The four partners working to make this arrangement possible are Capstone Behavioral Healthcare, Central Iowa Community Services, Poweshiek County Board of Supervisors, and Grinnell Regional Medical Center. Each organization brings critical resources to the table to ensure that mental health services remain in the area.

“We believe this partnership will provide excellent services to patients, preserve local employment, and enhance financial sustainability for all the organizations involved,” says Todd Reding, president of GRMC’s board of directors.

GRMC began providing mental health services in 2013 when the 40-year-old Poweshiek County Mental Health Center closed due to financial difficulties. Over the past three years, the same issues that plagued PCMHC—a shortage of providers and poor reimbursement from insurers—stressed GRMC as well, making it difficult to sustain the service.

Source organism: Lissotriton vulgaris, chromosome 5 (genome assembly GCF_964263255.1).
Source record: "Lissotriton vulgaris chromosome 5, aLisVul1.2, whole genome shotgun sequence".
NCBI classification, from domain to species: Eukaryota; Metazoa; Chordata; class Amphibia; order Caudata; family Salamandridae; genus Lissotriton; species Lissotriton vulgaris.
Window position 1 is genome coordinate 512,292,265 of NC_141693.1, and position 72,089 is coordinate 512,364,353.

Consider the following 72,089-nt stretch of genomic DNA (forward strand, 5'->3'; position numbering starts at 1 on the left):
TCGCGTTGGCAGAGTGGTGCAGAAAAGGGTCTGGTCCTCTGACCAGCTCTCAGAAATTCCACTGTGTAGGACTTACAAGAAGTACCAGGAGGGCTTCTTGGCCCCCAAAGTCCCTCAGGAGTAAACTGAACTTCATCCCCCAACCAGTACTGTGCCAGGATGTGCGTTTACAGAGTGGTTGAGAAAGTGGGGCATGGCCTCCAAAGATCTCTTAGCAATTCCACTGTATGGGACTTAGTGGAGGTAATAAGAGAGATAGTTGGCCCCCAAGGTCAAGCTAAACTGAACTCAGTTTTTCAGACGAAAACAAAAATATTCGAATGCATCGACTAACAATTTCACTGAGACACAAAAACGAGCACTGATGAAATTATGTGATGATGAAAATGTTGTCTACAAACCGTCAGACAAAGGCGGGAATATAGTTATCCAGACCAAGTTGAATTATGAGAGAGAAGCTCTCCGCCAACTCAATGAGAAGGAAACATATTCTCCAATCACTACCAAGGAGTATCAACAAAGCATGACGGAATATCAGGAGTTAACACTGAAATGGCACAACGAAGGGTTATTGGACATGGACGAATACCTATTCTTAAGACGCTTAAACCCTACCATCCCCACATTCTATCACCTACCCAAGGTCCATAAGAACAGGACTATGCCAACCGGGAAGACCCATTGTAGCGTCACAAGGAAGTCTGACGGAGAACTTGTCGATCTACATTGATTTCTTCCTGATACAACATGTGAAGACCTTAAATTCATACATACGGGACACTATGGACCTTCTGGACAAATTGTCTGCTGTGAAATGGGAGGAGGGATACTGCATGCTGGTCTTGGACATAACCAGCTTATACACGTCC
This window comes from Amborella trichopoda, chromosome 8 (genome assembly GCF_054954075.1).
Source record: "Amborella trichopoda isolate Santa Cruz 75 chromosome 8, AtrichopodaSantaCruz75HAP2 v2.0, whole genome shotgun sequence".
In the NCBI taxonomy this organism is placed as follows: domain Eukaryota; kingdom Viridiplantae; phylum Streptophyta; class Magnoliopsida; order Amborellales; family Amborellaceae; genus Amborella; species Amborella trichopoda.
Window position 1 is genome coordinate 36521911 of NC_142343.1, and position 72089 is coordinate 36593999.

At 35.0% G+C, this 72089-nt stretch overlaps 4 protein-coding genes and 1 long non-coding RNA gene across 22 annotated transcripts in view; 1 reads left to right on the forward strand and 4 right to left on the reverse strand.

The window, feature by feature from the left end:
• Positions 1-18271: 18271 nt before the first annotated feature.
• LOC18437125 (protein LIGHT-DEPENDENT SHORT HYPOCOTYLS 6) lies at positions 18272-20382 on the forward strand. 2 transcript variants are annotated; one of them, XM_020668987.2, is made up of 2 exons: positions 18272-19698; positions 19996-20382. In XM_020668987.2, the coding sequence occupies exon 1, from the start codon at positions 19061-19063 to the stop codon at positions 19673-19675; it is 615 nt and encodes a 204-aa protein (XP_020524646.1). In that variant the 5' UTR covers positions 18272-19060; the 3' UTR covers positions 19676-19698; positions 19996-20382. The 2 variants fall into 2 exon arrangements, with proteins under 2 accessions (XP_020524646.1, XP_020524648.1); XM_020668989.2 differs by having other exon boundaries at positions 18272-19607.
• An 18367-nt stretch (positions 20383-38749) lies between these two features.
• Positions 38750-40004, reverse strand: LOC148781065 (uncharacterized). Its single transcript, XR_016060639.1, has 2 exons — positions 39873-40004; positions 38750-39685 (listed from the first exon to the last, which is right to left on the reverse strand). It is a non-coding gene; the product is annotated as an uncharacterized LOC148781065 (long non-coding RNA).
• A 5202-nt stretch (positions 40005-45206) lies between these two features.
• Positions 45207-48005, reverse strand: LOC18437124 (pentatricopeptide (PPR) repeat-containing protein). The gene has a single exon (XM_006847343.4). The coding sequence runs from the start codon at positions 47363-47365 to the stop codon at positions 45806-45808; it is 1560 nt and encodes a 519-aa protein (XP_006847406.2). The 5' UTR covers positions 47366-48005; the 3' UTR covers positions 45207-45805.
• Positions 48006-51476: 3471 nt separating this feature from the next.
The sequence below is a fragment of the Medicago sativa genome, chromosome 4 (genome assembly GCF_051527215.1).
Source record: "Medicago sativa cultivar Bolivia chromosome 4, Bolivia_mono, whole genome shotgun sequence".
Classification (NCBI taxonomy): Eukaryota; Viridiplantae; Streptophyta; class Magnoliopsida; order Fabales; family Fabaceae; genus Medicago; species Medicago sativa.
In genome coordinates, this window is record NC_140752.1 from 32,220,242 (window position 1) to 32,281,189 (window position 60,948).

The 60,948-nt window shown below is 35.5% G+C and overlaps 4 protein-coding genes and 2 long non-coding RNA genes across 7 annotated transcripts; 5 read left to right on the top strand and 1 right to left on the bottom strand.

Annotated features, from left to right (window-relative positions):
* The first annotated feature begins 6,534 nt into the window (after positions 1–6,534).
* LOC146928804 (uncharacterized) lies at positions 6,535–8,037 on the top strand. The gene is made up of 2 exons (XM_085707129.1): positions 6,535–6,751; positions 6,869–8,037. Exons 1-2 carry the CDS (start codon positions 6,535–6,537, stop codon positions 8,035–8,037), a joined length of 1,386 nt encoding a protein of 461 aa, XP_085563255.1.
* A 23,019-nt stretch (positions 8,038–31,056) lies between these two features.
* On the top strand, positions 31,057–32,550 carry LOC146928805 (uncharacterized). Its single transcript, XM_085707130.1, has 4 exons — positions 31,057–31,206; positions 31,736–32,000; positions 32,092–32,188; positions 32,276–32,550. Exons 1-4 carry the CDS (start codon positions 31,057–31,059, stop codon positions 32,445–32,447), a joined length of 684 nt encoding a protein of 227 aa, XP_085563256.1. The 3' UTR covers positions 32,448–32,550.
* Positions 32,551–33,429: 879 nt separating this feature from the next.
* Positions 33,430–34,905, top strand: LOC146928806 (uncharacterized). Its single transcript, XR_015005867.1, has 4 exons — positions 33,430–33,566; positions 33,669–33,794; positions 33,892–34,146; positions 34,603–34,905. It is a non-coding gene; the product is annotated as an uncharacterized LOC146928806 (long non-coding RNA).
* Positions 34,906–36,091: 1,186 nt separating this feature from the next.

A transition to Capstone will improve access for patients.

Capstone’s mission is to promote mental health, and reduce the impairments associated with mental disorders, substance abuse, and chemical dependency by providing education, support, and treatment services. Capstone’s board of directors voted unanimously to approve the proposal by GRMC and Poweshiek County to operate the mental health clinic. The goal is to complete the transition by fall of 2016.

Central to this transition are the expansion of provider availability and cost savings. Capstone is considered a “community mental health center” by Medicaid and Medicare regulations—a designation that GRMC is not eligible for due to a state moratorium on making this designation. The designation allows Capstone to receive a higher rate of reimbursement from insurers—approximately 30 percent more—than GRMC could for the exact same service. In addition, Capstone is able to receive additional types of funding that helps it recruit providers.

“We appreciate all that GRMC has done to keep mental health services local over the past three years,” says Jody Eaton, chief executive officer of Central Iowa Community Services. The agency is charged with coordinating mental health services for the State of Iowa in 10 Iowa counties, including Jasper and Poweshiek counties.